With the rise of mineral cost over the past several months, I am concerned about either the use of no minerals or using the wrong mineral as a way to cut cost. There are several nutritional disorders like grass tetney and milk fever that can be traced to an insufficient or wrong mineral program. I am concerned this practice could lead to increases in milk fever (hypocalcaemia) cases in Alabama beef cattle. While most producers focus their attention on grass tetney during the spring, we should not ignore milk fever as another nutritional disorder in beef cattle during this time of the year.
What milk fever is, how to prevent it, its common signs and whether you can treat the disorder are all common questions that need to be addressed. While milk fever is most common in dairy cattle, beef cattle can also be affected. Milk fever is a condition caused by low blood calcium and is characterized by general muscular weakness, circulatory collapse, terminal coma and death. The condition usually occurs in cows at calving or within three to four days post calving in high-producing cows. Cold, wet conditions only elevate the incidence of milk fever. The frequency also increases as the cow gets older and if the cow is fed heavy amounts of grain before calving.
Signs of the disease are common and can be often confused with grass tetney. The cows will be excited, have stiff legs and a staggery gait. It will become drowsy and unable to rise. An affected animal will turn her head into her flank and will have a dry muzzle. Untreated, the cow will go into lateral recumbancy, become bloated and often dies.
Treatment for this disorder must be prompt. Calcium injection applied slowly either intravenously or subcutaneously should correct the problem, but not the cause. Be aware that rapid intravenous injection may lead to cardiac arrest, so a combination of intravenous and subcutaneous injections is useful. Also, realize under dosing is often the cause for a relapse. Cattle will respond rapidly and will get back on their feet rather quickly with this treatment. A producer needs to make sure an adequate dosage is provided according to the directions on the product.
The best way to prevent a case of milk fever is to understand the causes and prevent the problem from occurring. As mentioned earlier, milk fever is caused by low blood calcium. Calcium rich milk is needed for the development of bone in the young calf along with other functions like muscle contraction and transmission of nerve signals. When milk production increases the cow’s calcium demand, her body must be prepared to supply the extra calcium. This calcium must come from her diet and from a process pulling some of the calcium from her bones. Milk fever will develop from her inability to pull the calcium from her bones.
Milk fever can occur in one of the following situations:
Phosphorous within a poorly-balanced mineral program can lead to a mineral imbalance in your cowherd. Phosphorous is a common mineral that will bind to calcium making it unavailable to the cow for utilization. Therefore, a diet with a higher percentage of phosphorous over calcium could lead to milk fever because the cow cannot use the calcium in the diet.
How do you correct this situation? You must first run nutrient analysis on your forage, feed ingredients and soils. Then adjust your mineral program based on this information to prevent disorders. Pay very close attention to your forage and soil information if you use chicken litter as fertilizer. Over 90 percent of the reported cases have occurred in fields fertilized with litter or cattle consuming hay fertilized with chicken litter. Chicken litter has a high percentage of both calcium and phosphorous which could lead to an imbalance.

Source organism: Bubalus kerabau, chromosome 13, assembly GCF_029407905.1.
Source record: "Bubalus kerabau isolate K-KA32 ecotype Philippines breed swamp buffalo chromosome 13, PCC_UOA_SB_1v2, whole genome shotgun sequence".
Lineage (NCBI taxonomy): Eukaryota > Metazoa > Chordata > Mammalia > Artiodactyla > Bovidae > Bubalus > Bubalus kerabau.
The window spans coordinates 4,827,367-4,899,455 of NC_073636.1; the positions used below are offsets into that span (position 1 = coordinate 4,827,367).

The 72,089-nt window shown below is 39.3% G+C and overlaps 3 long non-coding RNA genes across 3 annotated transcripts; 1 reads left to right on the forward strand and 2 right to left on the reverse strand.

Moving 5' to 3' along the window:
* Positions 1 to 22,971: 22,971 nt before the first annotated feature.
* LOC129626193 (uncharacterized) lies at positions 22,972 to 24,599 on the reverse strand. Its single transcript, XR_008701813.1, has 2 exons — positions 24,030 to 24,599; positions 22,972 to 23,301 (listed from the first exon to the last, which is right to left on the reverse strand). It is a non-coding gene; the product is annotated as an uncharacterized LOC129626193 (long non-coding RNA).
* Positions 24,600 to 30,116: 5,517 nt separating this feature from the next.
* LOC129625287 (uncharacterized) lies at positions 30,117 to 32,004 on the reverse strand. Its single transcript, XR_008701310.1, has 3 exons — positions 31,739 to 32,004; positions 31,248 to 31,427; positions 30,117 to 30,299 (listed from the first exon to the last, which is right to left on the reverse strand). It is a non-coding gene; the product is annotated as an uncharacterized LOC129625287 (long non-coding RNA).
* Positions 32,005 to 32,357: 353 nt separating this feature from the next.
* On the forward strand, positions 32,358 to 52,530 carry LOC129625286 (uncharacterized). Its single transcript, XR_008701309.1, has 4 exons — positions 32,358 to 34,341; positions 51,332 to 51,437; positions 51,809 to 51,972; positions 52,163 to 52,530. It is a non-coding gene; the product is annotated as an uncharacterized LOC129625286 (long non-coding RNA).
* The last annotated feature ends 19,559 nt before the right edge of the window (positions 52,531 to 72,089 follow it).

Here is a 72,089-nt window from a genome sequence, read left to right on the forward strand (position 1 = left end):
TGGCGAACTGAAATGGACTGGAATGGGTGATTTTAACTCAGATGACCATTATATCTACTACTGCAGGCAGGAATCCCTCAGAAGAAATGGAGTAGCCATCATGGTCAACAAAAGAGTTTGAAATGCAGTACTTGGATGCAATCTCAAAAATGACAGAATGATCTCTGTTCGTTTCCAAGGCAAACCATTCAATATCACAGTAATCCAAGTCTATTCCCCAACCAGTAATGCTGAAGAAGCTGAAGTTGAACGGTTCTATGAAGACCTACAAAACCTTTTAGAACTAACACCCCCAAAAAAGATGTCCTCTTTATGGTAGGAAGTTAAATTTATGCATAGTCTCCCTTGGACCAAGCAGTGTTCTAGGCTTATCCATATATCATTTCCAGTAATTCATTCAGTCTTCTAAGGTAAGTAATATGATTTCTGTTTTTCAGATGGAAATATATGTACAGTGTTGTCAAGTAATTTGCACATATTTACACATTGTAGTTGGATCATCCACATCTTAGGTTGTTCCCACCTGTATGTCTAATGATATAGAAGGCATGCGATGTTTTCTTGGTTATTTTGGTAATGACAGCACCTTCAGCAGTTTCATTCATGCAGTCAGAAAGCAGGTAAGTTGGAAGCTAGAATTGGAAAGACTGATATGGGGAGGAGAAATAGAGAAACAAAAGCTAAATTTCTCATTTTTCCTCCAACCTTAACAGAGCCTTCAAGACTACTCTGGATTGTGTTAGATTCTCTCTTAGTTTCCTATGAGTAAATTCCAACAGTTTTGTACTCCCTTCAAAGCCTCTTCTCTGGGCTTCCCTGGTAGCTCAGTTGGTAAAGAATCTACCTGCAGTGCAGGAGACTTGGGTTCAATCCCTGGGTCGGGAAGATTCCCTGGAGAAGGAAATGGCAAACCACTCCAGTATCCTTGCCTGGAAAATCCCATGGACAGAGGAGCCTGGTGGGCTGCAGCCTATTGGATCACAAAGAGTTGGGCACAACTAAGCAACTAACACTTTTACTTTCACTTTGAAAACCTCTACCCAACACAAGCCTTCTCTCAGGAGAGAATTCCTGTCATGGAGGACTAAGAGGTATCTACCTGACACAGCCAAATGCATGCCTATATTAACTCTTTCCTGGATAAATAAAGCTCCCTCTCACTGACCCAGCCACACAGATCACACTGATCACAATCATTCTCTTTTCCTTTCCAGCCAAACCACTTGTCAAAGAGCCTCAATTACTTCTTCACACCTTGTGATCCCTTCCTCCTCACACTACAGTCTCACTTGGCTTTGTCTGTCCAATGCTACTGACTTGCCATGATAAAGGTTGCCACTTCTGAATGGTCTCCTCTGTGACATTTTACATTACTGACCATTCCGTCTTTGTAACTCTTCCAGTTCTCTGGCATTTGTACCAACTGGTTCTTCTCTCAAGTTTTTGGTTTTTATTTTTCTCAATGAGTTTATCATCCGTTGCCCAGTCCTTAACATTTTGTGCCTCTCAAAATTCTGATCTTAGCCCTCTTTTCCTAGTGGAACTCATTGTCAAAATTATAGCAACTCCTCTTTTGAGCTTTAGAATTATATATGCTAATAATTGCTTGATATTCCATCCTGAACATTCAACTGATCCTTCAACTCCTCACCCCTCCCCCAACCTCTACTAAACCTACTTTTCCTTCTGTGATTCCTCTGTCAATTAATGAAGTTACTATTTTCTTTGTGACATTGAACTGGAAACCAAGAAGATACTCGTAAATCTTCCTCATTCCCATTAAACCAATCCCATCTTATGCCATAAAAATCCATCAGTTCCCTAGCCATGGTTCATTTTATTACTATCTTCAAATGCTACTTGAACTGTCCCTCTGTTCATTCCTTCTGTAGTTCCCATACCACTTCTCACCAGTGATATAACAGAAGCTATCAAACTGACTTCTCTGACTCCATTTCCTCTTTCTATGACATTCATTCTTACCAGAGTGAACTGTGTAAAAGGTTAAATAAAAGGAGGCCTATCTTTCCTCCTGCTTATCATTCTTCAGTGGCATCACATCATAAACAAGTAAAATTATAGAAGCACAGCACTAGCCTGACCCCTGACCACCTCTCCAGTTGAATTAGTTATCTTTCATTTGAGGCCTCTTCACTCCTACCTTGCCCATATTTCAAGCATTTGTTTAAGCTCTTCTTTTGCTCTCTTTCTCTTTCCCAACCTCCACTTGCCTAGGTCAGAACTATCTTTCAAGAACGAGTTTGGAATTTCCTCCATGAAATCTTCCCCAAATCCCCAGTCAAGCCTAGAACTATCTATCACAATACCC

Calcium levels - A second cause is from either depressed or excess calcium levels in the diet. I do not believe you will have a problem with depressed calcium levels unless it’s from being tied up by phosphorous. Most commercial minerals will provide a high percentage of calcium in their product for cow utilization therefore making low calcium levels in the diet very rare. Excess calcium in the diet can be a major problem and is usually the number one cause for milk fever in beef cattle. This is especially a concern this year due to the use of higher calcium, lower cost minerals. Excess dietary calcium can cause the cow to use dietary calcium less efficiently. Therefore, when the demand for calcium increases at calving, the cow’s body is not prepared to start the process of supplying the additional calcium. This will lead to low blood calcium levels and milk fever. The cause of excess calcium is usually found in a nutrition program utilizing several products high in calcium. The use of chicken litter as a fertilizer source seems to be a common thread in excess calcium levels being found in cattle. This along with a complete mineral that is over 16 percent calcium and/or in combination with cattle being fed a product like soyhulls, also high in calcium, can lead to excess calcium in the diet of cattle.
If you have cows exposed to two of the three situations listed above, you should be very aware of the possibility of milk fever occurring as they prepare to calf.
Prevention is always the easiest to incorporate into your program. Be aware of the calcium and phosphorous levels of your total feeding program, including soil composition. Regulate the amount and the number of times you utilize chicken litter as a fertilizer source. Provide cattle with a complete mineral and vitamin supplement in the proper ratios that meets all of the needs of the animal. Know the mineral composition of any feed ingredients provided to your cattle. While milk fever is not a disorder beef producers are familiar with, it is increasing in frequency and can cost you a lot of money in cattle losses.
Jimmy Hughes is AFC’s animal nutritionist.